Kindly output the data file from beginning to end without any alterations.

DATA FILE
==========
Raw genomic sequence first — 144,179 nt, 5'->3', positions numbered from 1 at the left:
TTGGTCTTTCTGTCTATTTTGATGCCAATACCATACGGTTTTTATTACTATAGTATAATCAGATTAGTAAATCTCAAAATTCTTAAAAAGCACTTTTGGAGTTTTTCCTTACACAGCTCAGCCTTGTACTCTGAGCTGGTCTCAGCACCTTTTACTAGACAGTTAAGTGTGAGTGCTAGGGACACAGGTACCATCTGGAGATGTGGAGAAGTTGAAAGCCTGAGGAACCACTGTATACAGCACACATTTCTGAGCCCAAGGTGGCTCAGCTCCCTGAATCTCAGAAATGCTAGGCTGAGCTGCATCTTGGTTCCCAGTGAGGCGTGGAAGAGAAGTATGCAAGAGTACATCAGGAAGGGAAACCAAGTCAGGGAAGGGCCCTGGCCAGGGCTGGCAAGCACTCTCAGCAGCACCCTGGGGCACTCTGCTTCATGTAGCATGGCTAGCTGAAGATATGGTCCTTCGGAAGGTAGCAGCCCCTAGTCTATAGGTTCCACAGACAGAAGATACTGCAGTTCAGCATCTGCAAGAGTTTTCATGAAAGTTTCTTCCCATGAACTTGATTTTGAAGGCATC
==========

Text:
Raw genomic sequence first — 144,179 nt, 5'->3', positions numbered from 1 at the left:
TTGGTCTTTCTGTCTATTTTGATGCCAATACCATACGGTTTTTATTACTATAGTATAATCAGATTAGTAAATCTCAAAATTCTTAAAAAGCACTTTTGGAGTTTTTCCTTACACAGCTCAGCCTTGTACTCTGAGCTGGTCTCAGCACCTTTTACTAGACAGTTAAGTGTGAGTGCTAGGGACACAGGTACCATCTGGAGATGTGGAGAAGTTGAAAGCCTGAGGAACCACTGTATACAGCACACATTTCTGAGCCCAAGGTGGCTCAGCTCCCTGAATCTCAGAAATGCTAGGCTGAGCTGCATCTTGGTTCCCAGTGAGGCGTGGAAGAGAAGTATGCAAGAGTACATCAGGAAGGGAAACCAAGTCAGGGAAGGGCCCTGGCCAGGGCTGGCAAGCACTCTCAGCAGCACCCTGGGGCACTCTGCTTCATGTAGCATGGCTAGCTGAAGATATGGTCCTTCGGAAGGTAGCAGCCCCTAGTCTATAGGTTCCACAGACAGAAGATACTGCAGTTCAGCATCTGCAAGAGTTTTCATGAAAGTTTCTTCCCATGAACTTGATTTTGAAGGCATC